Nov 09 2017

Texas A&M Delivers a Stadium Experience Fit for Millennials

Kyle Field boasts ubiquitous Wi-Fi and beacon technology primed to give fans the best football game possible.

If you picture a college student today, you’ll likely picture someone glued to his or her smartphone, constantly posting on social media.

Texas A&M University targeted these students when it added more Aruba wireless access points to its football stadium to deliver full Wi-Fi coverage anywhere in Kyle Field.

Largely, universities have found that adding technology to college sports is a great way to engage with fans. From Wi-Fi networks to Internet of Things technologies, colleges have been exploring how to deliver the best fan experience.

“People, especially millennials, have this desire/requirement to be always connected [to the internet] and we find that we’ve really been able to provide that while they’re at the game,” says Matthew Almand, the TAMU network architect in charge of the Kyle Field deployment. “It’s all about having a good experience and sharing that with all your friends.”

To deliver to these fans requiring constant internet access, in 2015, TAMU installed more than 1,200 Aruba wireless access points in the stadium, with about 700 in the bowl seating, Aruba’s owner, Hewlett Packard Enterprise reports.

The university is also testing beacon technology in five locations around the stadium in a pilot program. Almand says some of the beacons are offering Kyle Field patrons “infotainment,” including on the background of several stadium statues, but others are looking to gather some valuable information.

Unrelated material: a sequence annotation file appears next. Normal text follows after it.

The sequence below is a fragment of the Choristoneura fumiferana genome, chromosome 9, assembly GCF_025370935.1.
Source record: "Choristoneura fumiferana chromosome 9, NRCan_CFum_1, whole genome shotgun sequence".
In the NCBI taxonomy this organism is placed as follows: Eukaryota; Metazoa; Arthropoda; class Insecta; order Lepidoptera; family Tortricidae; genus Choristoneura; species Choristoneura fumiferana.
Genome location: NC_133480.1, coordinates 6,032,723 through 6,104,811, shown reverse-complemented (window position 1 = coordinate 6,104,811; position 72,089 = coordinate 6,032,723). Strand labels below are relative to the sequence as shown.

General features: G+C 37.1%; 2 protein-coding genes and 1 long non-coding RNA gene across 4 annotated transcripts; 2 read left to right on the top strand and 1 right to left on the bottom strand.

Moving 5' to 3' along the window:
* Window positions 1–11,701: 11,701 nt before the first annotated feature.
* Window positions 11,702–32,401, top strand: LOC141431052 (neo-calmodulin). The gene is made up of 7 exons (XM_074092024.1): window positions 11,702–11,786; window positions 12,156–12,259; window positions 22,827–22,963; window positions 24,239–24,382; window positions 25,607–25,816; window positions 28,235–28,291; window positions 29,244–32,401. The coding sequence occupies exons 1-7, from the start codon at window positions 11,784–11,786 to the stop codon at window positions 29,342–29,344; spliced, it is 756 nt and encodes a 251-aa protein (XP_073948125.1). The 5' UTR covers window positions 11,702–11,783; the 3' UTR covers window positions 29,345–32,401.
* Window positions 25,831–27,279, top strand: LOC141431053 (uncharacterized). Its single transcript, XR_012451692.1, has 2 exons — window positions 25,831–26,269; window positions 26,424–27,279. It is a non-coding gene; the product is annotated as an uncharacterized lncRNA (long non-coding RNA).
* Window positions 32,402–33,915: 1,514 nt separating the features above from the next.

“We’ve got a beacon located in a particular area to help us see information on queue management and crowd flow,” says Almand. “Our chokepoints for getting around the stadium don’t stay the same, so we’re anticipating if we had a more pervasive beacon deployment it would help us all strategize and not be purely reactionary.”

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Monitoring and Reassessing Drives Tech Performance

As many colleges know, the process of maintaining a network is never over. Stanford University was one of the first to install Wi-Fi in its football stadium in 2011, but now it is in need of an upgrade, EdTech reports.

“The equipment is still in great shape — it’s doing exactly what it did in 2011. It’s just not enough anymore,” says Ray Purpur, the deputy director of athletics, in the article.

For universities on a tighter budget, network monitoring is key to make sure they are getting the most bang for their buck. EdTech reports that Baylor University initially limited the bandwidth available to fans with a plan to increase it later if the need strikes.

This plan of monitoring and reassessing is what TAMU is executing with its new beacon technology. Almand says that throughout the remainder of the football season, the IT team will move the beacons around the stadium to collect different data points.

After the football season is over, the TAMU IT team will assess the use of the beacons and develop a plan for offseason technology deployment.

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